Praying in confidence, believing that I will receive from God whatever I ask, allows me to experience a daily adventure of answered prayer. The excitement of actually seeing God working in my life and in the lives of those I am in contact with is something that gives me daily stimulation. This is what seems to be the norm for walking with Jesus and how He intended for us to experience every day.
And so, my dear friends, if our conscience does not condemn us, we have courage in God’s presence. We receive from him whatever we ask, because we obey his commands and do what pleases him. What he commands is that we believe in his Son Jesus Christ and love one another, just as Christ commanded us. Those who obey God’s commands live in union with God and God lives in union with them. And because of the Spirit that God has given us we know that God lives in union with us. – 1 John 3:21-24 GNT
Unfortunately I run into so many who believe that following Jesus is boring or at least a mediocre experience. Young adults have lost hope in the promises of God. They do not understand what transformation even looks like. Most do not know what it means to have a relationship with God where they have an adventure of seeing a living God at work, answering prayer. Prayer is the most characteristic and must fundamental part of my relationship with God. Prayer is my expression of dependence on a loving God.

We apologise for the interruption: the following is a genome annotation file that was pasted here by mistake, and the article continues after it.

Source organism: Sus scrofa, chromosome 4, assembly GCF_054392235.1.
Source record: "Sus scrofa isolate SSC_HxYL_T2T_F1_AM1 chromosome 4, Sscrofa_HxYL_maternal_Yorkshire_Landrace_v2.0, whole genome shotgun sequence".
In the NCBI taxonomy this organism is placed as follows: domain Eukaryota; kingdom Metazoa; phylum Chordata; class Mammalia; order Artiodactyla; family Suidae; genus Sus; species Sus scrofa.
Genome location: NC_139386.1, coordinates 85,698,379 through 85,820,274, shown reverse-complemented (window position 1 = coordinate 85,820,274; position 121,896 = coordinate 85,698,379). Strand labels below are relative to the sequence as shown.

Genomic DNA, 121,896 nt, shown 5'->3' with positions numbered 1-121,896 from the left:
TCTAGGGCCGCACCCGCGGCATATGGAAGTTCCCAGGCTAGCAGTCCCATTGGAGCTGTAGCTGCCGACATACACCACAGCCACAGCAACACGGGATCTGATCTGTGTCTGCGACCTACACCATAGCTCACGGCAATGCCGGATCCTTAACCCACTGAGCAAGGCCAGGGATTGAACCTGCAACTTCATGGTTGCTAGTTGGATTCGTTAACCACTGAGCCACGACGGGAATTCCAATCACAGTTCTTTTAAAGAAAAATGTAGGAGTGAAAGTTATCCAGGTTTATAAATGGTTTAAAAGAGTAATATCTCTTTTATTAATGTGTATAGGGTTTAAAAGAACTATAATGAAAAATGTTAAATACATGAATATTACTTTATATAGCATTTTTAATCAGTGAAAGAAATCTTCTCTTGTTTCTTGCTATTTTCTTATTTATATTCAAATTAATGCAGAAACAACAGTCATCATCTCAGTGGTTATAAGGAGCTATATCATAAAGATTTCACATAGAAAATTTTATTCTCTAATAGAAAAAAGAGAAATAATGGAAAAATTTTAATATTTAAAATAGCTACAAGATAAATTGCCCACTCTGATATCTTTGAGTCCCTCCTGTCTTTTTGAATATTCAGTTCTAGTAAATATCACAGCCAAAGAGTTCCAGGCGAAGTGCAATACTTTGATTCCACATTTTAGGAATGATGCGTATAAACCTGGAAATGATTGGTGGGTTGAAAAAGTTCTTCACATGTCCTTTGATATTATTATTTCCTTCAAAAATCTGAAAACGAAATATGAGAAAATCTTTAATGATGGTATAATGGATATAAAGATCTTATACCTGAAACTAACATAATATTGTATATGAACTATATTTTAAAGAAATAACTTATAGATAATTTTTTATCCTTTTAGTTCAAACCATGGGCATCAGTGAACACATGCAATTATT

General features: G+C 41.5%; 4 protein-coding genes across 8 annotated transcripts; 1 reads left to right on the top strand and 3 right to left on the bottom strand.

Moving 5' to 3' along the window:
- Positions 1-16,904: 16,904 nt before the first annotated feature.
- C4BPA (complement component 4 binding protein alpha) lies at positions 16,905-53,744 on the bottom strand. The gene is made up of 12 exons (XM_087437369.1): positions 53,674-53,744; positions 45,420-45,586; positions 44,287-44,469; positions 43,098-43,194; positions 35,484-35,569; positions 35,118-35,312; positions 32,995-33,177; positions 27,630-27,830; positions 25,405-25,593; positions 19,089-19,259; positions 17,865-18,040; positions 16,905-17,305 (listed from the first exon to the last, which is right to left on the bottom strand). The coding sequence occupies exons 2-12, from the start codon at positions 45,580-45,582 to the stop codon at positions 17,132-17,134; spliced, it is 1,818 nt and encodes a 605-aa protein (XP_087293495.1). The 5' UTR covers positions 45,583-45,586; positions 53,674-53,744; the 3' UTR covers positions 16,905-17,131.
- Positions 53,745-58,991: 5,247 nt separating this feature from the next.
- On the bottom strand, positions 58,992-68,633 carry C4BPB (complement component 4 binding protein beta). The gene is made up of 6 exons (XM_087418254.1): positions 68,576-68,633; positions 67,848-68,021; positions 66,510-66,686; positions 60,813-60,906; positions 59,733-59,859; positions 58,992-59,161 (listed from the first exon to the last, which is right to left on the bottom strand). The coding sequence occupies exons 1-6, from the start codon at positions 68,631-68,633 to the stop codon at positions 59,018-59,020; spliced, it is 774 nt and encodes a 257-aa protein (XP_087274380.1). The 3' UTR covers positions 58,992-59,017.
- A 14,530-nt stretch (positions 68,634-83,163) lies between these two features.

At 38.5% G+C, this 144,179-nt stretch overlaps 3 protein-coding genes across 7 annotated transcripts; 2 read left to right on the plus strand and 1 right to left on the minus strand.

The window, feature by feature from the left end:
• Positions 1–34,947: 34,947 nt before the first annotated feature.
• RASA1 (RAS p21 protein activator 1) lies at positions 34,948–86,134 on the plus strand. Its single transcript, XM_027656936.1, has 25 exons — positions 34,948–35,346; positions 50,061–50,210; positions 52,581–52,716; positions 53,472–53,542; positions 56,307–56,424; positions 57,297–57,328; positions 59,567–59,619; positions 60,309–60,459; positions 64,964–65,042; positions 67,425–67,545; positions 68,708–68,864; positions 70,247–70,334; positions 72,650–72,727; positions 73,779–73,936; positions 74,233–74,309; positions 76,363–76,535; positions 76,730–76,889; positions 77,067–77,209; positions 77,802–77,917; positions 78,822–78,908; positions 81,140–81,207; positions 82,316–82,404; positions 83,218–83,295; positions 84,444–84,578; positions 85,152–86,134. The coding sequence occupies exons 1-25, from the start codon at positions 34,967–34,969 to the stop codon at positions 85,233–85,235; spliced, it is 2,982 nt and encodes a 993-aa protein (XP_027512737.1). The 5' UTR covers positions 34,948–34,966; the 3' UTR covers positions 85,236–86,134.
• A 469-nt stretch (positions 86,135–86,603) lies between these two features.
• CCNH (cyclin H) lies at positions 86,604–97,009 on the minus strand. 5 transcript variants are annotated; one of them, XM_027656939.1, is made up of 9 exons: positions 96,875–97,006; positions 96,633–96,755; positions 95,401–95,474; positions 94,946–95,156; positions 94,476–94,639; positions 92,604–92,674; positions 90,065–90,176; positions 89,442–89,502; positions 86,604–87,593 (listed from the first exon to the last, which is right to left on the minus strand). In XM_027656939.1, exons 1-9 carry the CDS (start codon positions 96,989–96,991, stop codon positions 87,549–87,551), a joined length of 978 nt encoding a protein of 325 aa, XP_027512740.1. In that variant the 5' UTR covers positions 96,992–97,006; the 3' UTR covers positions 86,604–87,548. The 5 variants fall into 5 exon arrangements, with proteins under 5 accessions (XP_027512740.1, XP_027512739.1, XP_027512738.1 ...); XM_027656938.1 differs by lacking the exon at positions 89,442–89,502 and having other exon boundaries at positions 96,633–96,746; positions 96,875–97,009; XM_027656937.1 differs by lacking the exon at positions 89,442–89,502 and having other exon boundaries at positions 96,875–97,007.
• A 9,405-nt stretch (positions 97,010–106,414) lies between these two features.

The spirit of prayer is about courage when coming into God’s presence. It implies a close relationship and a feeling of belonging or having the right to be there. In other words, there is no fear of being rebuked.
Three things may be distinguished in the great duty of being spiritually minded, under which notion it is here recommended unto us:—
(1.) The actual exercise of the mind, in its thoughts, meditations, and desires, about things spiritual and heavenly. So is it expressed in the verse foregoing: “They that are after the flesh do mind the things of the flesh,” — they think on them, their contrivances are about them, and their desires after them; “but they that are after the Spirit the things of the Spirit.” They mind them by fixing their thoughts and meditations upon them.
(2.) The inclination, disposition, and frame of the mind, in all its affections, whereby it adheres and cleaves unto spiritual things. This “minding of the Spirit” resides habitually in the affections. Wherefore, the φρόνημα of the Spirit, or the mind as renewed and acted by a spiritual principle of light and life, is the exercise of its thoughts, meditations, and desires, on spiritual things, proceeding from the love and delight of its affections in them and engagement unto them.
(3.) A complacency of mind, from that gust, relish, and savour, which it finds in spiritual things, from their suitableness unto its constitution, inclinations, and desires. There is a salt in spiritual things, whereby they are condited and made savoury unto a renewed mind; though to others they are as the white of an egg, that hath no taste or savour in it. In this gust and relish lies the sweetness and satisfaction of spiritual life. Speculative notions about spiritual things, when they are alone, are dry, sapless, and barren. In this gust we taste by experience that God is gracious, and that the love of Christ is better than wine, or whatever else hath the most grateful relish unto a sensual appetite. This is the proper foundation of that “joy which is unspeakable and full of glory.” – John Owen